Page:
Difference Between XGA and VGA
XGA vs VGA
XGA, or the Extended Graphics Array, is IBM’s official replacement of the Video Graphics Array, or VGA. Although XGA is supposed to be a replacement of SVGA, it is considered to be under the SVGA umbrella, as it is only a subset of the SVGA capabilities. Comparing VGA to XGA, there is one very distinct difference, and it is in the resolution. VGA has a maximum resolution of 640 pixels by 480 pixels, while XGA is widely affiliated to the 1024×768 resolution that has become the standard today, especially in web pages. In reality though, XGA added 1024×768 and 800×600 to the existing resolutions of VGA. The latter resolution is not commonly affiliated to XGA, as it is already existent in SVGA.
Aside from the extended resolutions, XGA adds little else to the already established VGA standard. This is due, in part, to the need for backwards compatibility of the hardware that was already available on the market at the time of it’s introduction. The electrical characteristics of XGA follows those of VGA, and all XGA adapters are capable of working within VGA limits if the monitor that is attached to it is old, and is only capable of VGA resolutions. Backwards compatibility is the reason behind the consistent use of the DE-9 connector, established in VGA, to all other video specifications, and it is still present in most digital displays despite the introduction of DVI.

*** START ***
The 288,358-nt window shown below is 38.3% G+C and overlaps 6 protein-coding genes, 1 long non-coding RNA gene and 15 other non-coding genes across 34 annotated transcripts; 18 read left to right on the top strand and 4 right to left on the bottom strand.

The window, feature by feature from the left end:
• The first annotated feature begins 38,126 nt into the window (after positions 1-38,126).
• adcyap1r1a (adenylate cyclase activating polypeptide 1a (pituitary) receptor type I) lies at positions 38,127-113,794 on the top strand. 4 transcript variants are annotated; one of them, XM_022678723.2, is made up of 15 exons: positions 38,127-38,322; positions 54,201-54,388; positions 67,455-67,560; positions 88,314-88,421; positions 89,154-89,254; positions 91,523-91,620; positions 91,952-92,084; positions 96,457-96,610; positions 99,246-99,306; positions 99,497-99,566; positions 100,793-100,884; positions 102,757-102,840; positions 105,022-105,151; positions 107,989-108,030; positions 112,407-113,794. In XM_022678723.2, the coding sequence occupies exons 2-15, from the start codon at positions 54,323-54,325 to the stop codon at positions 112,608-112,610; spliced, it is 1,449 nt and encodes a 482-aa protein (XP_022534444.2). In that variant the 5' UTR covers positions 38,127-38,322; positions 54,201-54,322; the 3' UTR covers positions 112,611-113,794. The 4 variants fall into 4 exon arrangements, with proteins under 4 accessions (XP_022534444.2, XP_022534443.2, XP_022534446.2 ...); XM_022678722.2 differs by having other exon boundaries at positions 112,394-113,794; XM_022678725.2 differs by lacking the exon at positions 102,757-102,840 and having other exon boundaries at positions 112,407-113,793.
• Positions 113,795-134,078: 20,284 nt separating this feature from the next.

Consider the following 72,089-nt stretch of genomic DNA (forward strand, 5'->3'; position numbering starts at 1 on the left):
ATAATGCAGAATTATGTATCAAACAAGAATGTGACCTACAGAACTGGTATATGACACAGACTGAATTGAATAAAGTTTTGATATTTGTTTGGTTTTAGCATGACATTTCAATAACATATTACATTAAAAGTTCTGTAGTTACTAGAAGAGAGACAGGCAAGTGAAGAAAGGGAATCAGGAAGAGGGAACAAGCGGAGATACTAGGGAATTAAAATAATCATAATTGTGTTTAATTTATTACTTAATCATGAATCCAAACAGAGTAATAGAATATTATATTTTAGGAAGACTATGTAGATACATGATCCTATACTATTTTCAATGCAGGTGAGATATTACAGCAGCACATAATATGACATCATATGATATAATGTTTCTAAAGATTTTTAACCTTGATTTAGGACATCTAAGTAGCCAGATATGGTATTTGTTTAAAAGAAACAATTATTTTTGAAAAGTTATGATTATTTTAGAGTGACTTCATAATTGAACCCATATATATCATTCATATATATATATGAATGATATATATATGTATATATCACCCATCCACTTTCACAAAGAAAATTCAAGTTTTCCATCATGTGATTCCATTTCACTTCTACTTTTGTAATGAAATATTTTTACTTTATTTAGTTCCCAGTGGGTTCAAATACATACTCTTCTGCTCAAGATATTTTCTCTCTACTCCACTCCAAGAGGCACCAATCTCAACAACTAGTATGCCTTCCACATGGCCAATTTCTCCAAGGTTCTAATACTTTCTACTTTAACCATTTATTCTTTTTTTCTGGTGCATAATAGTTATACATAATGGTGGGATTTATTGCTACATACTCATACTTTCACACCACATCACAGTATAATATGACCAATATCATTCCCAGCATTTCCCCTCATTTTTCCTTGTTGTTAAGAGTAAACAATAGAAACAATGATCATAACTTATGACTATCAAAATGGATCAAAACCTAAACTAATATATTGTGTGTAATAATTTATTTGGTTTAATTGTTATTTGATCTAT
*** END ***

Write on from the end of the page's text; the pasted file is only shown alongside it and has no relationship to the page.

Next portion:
VGA has become the lowest common denominator for all display adapter manufacturers, due to its maturity. Most of the SVGA adapters, including XGA, need to load drivers in order to function properly. This is why adapters initially go into VGA mode to provide an interface where users can deal with problems before the computer has loaded the appropriate drivers.
In terms of hardware, XGA obviously requires better hardware than the older VGA. This is because the memory and processing power needed by each pixel in the display is more or less constant. Since XGA has more than twice the number of pixels compared to VGA, you can easily see why XGA requires better hardware. This is apart from the more complex drawing commands that is offloaded from the host processor and into the GPU.
1. XGA offers much higher resolutions compared to VGA.
2. XGA still follows some of the standards established by IBM, in VGA.
3. VGA is supported by all adapters. XGA is supported by a few.
4. XGA requires better hardware compared to VGA.
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